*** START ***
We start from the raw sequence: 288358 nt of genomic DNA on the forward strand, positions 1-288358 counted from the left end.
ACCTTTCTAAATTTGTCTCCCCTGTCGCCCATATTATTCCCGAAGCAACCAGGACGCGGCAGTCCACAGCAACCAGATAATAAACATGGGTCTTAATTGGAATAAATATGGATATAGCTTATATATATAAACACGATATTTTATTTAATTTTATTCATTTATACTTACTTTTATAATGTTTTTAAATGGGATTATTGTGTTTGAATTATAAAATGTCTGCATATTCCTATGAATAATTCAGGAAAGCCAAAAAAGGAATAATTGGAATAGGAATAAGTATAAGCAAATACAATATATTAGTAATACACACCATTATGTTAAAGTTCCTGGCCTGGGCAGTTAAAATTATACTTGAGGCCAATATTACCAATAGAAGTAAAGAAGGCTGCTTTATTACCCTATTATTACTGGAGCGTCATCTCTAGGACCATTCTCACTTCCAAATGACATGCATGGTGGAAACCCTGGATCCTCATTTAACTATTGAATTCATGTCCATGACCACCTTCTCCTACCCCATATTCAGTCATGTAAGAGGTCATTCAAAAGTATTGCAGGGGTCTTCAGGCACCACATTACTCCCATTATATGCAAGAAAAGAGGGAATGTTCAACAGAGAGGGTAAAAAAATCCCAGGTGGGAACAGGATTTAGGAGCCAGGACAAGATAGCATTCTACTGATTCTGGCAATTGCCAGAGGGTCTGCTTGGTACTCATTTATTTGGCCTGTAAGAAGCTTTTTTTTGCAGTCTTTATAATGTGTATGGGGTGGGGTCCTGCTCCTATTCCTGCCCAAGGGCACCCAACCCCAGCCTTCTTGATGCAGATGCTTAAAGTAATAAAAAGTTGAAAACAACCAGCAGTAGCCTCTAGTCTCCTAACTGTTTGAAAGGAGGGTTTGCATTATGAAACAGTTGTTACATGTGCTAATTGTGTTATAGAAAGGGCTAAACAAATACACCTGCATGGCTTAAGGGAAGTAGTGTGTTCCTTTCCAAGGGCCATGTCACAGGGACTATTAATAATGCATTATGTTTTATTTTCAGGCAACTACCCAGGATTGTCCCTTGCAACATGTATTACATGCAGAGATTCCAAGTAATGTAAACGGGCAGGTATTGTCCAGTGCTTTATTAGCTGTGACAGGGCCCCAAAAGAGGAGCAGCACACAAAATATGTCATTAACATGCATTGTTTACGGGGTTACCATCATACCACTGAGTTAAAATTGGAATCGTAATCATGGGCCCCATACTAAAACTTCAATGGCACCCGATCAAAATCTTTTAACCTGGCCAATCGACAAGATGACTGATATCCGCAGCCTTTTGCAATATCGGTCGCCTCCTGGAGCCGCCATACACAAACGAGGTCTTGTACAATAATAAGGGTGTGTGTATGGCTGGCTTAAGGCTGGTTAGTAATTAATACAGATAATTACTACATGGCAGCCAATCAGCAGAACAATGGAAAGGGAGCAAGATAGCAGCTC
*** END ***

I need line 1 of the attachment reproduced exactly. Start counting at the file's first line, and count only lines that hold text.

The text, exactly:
We start from the raw sequence: 288358 nt of genomic DNA on the forward strand, positions 1-288358 counted from the left end.